Many cats need preventive dental care by age 2 or 3. How
often a dental examination, scaling, and polishing is needed will depend on the
rate at which calculus forms on the cat’s teeth. A program of dental hygiene
will limit the rate at which this happens and help prolong the health and life
of your pet. This includes the following:
Feed your cat at least some dry kibble as part of her diet-preferably
one of the dental diets listed here. Dry foods are abrasive and help keep the
teeth clean and sharp. Many cats do best with a diet primarily of canned food,
so you may need to discuss this with your veterinarian and balance the food
type according to your individual cat. Specific diets for cats to prevent
dental disease include Hill’s Prescription Feline t/d, Hill’s Science Diet Oral
Care, Friskies Dental Diet, Royal Canin Dental DD 27, and Purina Veterinary
Diet DH (for Dental Health) Feline. However, if your cat suffers from other
health problems, you may need to feed her a specific diet in which dental
health is not the primary consideration.
Do not give your cat objects to chew that are harder than her teeth. CET
has Oral Hygiene Chews that are safe for cats. There are special catnip chews
and feline Greenies (dental treats) that may help your cat keep those teeth
clean. Breath and Dental Care Treats, Feline, may also help with dental
There are currently at least two products you can add to your cat’s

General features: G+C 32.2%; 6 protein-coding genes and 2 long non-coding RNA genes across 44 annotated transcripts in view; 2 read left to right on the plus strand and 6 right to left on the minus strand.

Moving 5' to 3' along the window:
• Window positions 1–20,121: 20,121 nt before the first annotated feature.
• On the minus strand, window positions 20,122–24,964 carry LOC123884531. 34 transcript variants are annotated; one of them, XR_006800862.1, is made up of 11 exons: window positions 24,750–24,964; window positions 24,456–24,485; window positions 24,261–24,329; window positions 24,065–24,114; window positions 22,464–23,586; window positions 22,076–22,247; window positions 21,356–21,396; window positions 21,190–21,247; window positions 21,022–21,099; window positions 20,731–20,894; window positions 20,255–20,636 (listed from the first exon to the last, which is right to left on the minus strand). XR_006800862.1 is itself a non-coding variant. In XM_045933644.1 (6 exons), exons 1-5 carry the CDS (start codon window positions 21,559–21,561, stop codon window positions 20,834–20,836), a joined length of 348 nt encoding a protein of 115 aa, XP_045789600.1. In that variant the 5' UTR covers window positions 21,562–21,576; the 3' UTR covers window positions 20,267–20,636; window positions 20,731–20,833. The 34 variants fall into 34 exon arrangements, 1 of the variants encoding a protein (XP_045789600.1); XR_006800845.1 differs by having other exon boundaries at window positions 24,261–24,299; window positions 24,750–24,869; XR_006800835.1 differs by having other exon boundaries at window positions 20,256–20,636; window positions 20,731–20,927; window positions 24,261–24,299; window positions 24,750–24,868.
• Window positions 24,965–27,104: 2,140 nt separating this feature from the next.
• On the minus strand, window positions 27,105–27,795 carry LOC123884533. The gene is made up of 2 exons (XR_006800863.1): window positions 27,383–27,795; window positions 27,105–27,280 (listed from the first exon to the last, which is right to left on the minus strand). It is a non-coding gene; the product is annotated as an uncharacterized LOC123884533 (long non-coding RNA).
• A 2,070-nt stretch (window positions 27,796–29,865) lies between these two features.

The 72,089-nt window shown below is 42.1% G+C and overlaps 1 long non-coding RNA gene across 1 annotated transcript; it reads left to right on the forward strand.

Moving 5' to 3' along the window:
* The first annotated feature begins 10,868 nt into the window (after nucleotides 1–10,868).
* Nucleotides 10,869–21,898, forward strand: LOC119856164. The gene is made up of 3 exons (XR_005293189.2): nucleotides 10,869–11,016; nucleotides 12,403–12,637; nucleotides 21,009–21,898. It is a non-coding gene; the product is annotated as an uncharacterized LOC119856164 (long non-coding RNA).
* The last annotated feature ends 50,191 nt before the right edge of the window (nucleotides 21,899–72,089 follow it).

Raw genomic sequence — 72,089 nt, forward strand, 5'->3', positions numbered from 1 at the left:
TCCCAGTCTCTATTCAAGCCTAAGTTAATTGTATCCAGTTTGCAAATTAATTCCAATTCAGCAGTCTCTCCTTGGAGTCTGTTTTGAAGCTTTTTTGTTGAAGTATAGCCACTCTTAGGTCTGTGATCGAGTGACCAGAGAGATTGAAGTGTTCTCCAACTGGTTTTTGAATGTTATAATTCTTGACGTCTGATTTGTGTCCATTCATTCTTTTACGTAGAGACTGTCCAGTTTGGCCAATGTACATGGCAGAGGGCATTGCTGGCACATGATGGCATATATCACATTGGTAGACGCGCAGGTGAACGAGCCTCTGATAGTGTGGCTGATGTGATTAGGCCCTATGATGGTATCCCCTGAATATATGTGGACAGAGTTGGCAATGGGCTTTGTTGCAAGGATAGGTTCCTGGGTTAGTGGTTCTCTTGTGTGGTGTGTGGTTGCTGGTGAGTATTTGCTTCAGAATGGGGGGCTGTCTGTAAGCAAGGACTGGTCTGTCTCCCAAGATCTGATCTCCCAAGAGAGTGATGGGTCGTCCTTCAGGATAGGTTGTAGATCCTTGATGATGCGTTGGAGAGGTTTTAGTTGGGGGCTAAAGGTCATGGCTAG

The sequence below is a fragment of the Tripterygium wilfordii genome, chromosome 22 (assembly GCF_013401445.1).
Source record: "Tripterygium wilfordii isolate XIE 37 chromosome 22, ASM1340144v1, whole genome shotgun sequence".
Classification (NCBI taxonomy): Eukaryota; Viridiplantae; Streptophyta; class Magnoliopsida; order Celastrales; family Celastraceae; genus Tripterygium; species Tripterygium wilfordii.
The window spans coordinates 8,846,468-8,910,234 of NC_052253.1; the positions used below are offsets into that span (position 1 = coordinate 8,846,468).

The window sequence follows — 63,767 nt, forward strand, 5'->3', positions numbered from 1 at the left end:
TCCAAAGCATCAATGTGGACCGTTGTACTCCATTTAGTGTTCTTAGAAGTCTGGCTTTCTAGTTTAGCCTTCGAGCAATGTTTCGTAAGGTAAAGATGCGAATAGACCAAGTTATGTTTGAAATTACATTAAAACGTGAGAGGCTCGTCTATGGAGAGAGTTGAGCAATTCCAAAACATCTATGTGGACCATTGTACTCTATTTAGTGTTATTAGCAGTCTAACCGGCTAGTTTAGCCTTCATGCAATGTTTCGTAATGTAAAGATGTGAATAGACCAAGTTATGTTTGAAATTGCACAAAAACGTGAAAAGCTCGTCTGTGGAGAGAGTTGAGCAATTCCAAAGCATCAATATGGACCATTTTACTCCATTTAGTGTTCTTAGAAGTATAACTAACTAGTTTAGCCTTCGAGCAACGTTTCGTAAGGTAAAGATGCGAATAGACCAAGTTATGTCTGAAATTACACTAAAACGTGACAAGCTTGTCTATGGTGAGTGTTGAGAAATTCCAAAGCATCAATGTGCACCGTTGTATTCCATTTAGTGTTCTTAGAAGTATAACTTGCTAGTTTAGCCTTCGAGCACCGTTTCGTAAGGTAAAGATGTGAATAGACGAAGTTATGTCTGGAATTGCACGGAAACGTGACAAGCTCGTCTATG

drinking water that may help reduce tartar and plaque accumulation. These are
Dental Fresh, and Pet Kiss Plaque and Tartar Control Liquid. If you add a
supplement to your cat’s water, be sure she is willing to drink it. It is
better for her to go without the supplement than to forgo drinking. You could
leave two bowls of water out-one plain and one with the supplement.
Weaning is the process of transitioning kittens from mother’s milk to solid food. During weaning, kittens gradually progress from dependence on a mother’s care to social independence. Ideally, weaning is handled entirely by the mother cat. However, if the kitten in your care has been separated from his mother or if you are fostering a litter or a pregnant cat about to give birth, seeing the young ones through a successful weaning process may be up to you.
Although it is only necessary to brush the cat’s permanent teeth, it may be
worthwhile to start a regimen of toothbrushing while your cat is still a
kitten, just to get her used to the procedure.
Toothpastes and other dental products designed for people are not
appropriate or healthy for cats. However, pastes, gels, sprays, and solutions
are now available specifically for pets. There are cat toothpastes available
that use baking soda as the base. Others use oxygenating substances to limit
the growth of anaerobic bacteria. Virbac, Petrodex, Drs. Foster & Smith,
and CET have lines of pet toothpastes. Many of these products now come in
flavors that are attractive to cats, such as tuna and poultry. Nolvadent and
Peridex oral washes contain 0.1 percent chlorhexidine, which is both
antibacterial and antiviral.